1983 Honda Accord Cooling

Tiny
BANJO941
  • MEMBER
  • 1983 HONDA ACCORD
  • 4 CYL
  • FWD
  • AUTOMATIC
  • 216,500 MILES
The coolant temperature never gets above 150 degrees. I have replaced the thermostat twice with no change.
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Saturday, January 12th, 2008 AT 12:32 PM

9 Replies

Tiny
MHPAUTOS
  • EXPERT
Hi there,

I would be checking that the correct thermostat is being installed first. There may be a warmer range available,

Mark (mhpautos)
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Saturday, January 12th, 2008 AT 5:47 PM
Tiny
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Both thermostats say that they are 180 degree
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Saturday, January 12th, 2008 AT 6:48 PM
Tiny
MHPAUTOS
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I would get a thermal temp gauge and see what the readings are at the top & bottom of the radiator,

Mark (mhpautos)
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Saturday, January 12th, 2008 AT 7:58 PM
Tiny
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I already did that with a digital thermometer and that is how I measured the 150 (actually 147) degrees
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Saturday, January 12th, 2008 AT 9:10 PM
Tiny
MHPAUTOS
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HI there,

Bit strange this, are the thermo fans turning off? There not running all the time? Have you been the person replacing the thermostats? Some people drill a larger air bleed hole in the flange, this will cause a lower than normal temp reading. Radiator cap releasing at the correct pressure? What concentration of coolant are you using? Do you have an external engine oil cooler fitted, (engine oil accounts for a large proportion of engine cooling) Are the lower plastic engine splash covers still in place, this will increase air flow and add to cooling.

Still thinking so check these out.

Mark (mhpautos)
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Saturday, January 12th, 2008 AT 10:11 PM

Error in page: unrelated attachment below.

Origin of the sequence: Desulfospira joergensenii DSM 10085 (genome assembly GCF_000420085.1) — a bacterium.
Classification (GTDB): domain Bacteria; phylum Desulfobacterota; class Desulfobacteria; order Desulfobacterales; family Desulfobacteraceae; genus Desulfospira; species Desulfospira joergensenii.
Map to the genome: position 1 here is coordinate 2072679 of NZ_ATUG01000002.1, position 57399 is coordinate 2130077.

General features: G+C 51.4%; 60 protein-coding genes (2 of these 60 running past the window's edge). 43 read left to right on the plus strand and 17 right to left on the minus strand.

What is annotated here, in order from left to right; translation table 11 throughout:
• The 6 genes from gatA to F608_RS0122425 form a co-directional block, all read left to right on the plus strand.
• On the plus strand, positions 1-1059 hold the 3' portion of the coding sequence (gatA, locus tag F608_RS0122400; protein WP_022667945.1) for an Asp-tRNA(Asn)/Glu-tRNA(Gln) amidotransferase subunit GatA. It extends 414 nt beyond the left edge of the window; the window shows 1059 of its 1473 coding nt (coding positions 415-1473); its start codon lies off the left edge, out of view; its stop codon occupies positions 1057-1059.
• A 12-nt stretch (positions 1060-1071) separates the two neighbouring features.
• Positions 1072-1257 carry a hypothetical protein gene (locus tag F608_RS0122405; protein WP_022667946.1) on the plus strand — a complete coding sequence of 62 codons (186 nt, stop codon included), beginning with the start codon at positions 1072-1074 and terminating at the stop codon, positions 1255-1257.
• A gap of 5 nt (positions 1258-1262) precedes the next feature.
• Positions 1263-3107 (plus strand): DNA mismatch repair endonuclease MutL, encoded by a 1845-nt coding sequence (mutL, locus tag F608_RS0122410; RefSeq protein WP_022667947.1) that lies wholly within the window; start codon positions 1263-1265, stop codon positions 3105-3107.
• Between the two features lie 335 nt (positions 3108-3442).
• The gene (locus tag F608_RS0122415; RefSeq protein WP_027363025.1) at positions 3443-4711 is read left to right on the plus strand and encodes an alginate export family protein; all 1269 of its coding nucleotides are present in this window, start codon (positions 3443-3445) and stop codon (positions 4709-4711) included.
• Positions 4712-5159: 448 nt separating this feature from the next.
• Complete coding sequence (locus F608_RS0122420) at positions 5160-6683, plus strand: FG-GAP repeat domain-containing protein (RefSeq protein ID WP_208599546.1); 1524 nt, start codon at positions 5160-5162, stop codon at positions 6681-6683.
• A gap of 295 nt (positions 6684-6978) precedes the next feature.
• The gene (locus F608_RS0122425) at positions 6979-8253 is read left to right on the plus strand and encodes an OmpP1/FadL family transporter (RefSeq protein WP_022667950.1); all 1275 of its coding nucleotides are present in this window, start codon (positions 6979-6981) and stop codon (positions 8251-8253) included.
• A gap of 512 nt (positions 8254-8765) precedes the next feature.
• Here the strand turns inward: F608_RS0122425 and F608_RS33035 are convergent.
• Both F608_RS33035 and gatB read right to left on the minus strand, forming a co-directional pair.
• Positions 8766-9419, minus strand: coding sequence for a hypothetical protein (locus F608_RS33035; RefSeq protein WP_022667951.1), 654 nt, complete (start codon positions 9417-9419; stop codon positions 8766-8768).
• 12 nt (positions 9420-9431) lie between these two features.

Tiny
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I installed the thermostats both times and I did not drill a hole. I am using premixed 50-50 antifreeze. There are no extra coolers.
There is something else that is puzzling. Assuming that the thermostats are not defective, and that the coolant is not at 180 degrees, why is the thermostat opening? I know that it is opening because the radiator is hot (at 147 degrees) and I can see the antifreeze flowing in the tank.
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Sunday, January 13th, 2008 AT 12:21 AM
Tiny
MHPAUTOS
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Hi there,

Try and get hold of a mechanics radiator thermometer, and see what the water temp actually is with the engine hot (thermostat open) I am struggling with an explanation just now.

Mark (mhpautos)
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Sunday, January 13th, 2008 AT 2:00 AM
Tiny
BANJO941
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That is the kind of thermometer that I used. I really appreciate your help with this but I hate to have you wasting so much time. Maybe I should just forget it and hope it doesn't cause a problem. The main reason I wanted to correct it was that I know that your gas mileage suffers if the engine is not up to correct operating temperature.
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Sunday, January 13th, 2008 AT 9:38 AM
Tiny
MHPAUTOS
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Hi there

As professional mechanic for over 30 years now, I can just about count on one hand the number of jobs that have stump me. The trouble with doing this on line is that you really want to have the job in front of you so you can see things first hand. I solved a problem here the other day by getting the person to go back over what they said was ok, when I just knew there was something not right. So I will give you a list of things to check, as with the other job I asked them to re check things that they said were ok.

1 Pressure test cooling system, no leaks.
2. Check radiator cap.
3. Mixture setting not over rich.
4. Ignition timing set
5. Thermostat tested for opening temp in water brought up to a slow boil on a stove.
6. Coolant concentrate as per specs.
7. Cooling fans cycling not staying on.
8. Lower engine covers fitted.
9. Temp check with a probe type gauge engine hot.
10. Temp sender tested as per spec.
11. Radiator is standard and not a import tropical (heavy duty cooling capacity)
12 Standard Honda thermo fans fitted,

You could try blocking part of the core with a cover to restrict air flow and increasing the core temp. If you have any more questions I am happy to answer them, I am sorry that we have not found you a solution, it will be there, somewhere. That I am sure off.

Mark (mhpautos))
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Sunday, January 13th, 2008 AT 10:11 AM

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